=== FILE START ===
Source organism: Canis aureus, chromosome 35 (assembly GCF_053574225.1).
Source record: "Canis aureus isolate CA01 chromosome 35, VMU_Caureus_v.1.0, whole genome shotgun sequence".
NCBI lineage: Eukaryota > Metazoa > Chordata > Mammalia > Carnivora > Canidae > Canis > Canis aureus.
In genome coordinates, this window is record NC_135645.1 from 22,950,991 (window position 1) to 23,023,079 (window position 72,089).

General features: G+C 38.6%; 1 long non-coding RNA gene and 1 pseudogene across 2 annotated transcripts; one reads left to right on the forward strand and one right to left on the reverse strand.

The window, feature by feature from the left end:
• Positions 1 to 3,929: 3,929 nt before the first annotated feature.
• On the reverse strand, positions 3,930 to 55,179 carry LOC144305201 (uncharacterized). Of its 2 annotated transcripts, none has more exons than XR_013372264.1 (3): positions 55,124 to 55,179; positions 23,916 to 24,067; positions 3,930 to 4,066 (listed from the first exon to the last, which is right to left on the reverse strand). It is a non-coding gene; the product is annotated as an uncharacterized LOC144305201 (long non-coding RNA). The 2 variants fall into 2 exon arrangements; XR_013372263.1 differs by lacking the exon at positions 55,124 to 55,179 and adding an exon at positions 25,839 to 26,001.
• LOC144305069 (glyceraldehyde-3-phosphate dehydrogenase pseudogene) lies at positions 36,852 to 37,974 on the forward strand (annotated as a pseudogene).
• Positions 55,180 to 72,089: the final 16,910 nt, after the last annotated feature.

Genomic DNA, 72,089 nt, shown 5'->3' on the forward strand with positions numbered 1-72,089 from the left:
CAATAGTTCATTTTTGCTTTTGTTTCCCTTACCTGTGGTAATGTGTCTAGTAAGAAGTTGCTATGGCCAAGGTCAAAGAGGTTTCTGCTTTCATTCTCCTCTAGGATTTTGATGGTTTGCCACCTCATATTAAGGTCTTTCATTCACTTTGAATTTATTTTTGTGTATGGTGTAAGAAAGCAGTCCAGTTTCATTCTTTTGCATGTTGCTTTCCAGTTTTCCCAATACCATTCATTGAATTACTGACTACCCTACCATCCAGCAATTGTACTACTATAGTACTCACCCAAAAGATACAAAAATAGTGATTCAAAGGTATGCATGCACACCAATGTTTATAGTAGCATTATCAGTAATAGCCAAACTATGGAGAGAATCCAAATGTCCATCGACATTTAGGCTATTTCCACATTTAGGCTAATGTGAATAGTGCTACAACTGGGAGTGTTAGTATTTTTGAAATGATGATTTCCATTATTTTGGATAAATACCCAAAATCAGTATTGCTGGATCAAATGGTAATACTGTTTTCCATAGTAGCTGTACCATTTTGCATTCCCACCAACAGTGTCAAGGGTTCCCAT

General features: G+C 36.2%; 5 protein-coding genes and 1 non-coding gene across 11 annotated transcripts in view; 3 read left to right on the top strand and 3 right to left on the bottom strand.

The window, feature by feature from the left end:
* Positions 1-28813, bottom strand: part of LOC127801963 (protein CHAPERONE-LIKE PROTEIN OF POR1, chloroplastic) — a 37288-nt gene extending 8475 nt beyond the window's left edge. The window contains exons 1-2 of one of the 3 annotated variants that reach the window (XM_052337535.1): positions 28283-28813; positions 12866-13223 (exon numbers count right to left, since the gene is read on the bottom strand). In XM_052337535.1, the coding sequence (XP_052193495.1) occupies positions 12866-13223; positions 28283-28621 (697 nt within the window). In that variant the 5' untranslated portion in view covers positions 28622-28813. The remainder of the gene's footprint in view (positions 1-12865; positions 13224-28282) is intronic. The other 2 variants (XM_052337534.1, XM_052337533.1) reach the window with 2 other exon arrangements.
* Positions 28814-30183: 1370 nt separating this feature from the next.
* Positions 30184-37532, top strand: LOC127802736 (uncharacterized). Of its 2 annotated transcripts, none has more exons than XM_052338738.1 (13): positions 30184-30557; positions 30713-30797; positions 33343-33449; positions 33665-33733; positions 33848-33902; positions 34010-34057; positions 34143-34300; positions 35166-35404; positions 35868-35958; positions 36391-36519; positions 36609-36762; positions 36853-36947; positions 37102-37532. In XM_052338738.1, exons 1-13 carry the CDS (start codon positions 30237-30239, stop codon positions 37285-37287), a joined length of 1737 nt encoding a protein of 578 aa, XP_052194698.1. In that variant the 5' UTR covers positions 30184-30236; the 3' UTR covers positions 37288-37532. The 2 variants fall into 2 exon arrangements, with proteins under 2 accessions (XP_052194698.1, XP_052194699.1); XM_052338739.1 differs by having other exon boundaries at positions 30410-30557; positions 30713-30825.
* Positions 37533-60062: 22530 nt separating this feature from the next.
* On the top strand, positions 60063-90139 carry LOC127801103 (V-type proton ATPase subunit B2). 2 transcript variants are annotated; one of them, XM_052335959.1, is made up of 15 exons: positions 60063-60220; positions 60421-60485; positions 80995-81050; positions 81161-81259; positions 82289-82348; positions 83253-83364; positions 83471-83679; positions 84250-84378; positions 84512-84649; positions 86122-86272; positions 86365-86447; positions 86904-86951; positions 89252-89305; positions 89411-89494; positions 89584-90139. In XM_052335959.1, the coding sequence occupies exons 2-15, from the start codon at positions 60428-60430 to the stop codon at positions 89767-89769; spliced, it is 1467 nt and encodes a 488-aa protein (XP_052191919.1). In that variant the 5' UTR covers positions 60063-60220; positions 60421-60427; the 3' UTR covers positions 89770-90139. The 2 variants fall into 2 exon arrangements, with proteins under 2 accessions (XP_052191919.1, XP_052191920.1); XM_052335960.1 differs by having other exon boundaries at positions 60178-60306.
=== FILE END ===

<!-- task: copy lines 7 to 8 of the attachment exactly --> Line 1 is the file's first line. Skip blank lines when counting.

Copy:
• Positions 1 to 3,929: 3,929 nt before the first annotated feature.
• On the reverse strand, positions 3,930 to 55,179 carry LOC144305201 (uncharacterized). Of its 2 annotated transcripts, none has more exons than XR_013372264.1 (3): positions 55,124 to 55,179; positions 23,916 to 24,067; positions 3,930 to 4,066 (listed from the first exon to the last, which is right to left on the reverse strand). It is a non-coding gene; the product is annotated as an uncharacterized LOC144305201 (long non-coding RNA). The 2 variants fall into 2 exon arrangements; XR_013372263.1 differs by lacking the exon at positions 55,124 to 55,179 and adding an exon at positions 25,839 to 26,001.